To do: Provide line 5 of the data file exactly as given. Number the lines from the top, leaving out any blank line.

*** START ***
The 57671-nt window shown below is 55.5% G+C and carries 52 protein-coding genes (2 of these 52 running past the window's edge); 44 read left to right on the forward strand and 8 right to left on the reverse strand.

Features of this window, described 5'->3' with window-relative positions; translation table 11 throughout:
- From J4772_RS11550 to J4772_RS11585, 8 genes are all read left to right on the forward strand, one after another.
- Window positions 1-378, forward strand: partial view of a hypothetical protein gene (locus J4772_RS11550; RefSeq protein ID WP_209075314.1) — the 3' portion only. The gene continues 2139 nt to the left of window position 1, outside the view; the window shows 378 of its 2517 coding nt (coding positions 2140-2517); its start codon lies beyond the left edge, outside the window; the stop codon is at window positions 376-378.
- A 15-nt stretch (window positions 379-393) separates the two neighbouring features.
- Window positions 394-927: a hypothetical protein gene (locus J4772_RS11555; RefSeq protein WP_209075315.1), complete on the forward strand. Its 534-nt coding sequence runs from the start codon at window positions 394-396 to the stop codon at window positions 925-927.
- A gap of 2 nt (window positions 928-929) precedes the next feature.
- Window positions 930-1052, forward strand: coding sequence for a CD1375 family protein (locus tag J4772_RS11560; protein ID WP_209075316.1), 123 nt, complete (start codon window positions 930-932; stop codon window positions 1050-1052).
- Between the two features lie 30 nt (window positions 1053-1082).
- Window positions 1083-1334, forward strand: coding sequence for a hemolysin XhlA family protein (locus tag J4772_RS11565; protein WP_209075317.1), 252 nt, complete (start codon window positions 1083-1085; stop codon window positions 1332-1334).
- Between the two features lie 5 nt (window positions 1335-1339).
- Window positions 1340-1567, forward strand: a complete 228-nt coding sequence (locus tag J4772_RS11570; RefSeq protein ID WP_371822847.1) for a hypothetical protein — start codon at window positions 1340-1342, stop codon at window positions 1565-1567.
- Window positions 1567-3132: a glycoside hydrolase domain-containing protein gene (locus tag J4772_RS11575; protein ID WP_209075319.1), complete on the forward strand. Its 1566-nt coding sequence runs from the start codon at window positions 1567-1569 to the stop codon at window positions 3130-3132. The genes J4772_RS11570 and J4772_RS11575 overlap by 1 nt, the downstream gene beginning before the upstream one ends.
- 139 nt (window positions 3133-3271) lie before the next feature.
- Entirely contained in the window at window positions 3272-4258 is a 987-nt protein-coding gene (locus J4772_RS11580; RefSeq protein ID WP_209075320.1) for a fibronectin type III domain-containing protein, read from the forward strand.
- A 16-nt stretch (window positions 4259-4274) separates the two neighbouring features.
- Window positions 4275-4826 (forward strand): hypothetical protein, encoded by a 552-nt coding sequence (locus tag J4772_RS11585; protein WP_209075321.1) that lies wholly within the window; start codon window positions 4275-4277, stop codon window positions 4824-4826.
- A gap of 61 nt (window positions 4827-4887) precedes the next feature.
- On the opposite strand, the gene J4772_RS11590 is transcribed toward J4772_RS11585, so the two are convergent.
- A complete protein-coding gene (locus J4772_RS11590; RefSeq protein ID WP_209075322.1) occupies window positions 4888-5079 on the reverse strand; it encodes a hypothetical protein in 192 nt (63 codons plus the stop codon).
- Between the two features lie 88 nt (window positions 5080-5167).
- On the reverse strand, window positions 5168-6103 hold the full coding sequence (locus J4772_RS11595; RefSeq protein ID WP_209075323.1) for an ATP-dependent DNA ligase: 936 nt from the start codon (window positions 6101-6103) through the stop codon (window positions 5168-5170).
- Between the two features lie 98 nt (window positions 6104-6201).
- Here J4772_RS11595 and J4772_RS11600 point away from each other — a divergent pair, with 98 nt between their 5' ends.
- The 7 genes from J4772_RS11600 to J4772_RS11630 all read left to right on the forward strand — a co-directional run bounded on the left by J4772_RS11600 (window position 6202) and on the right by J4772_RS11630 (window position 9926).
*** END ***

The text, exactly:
- A 15-nt stretch (window positions 379-393) separates the two neighbouring features.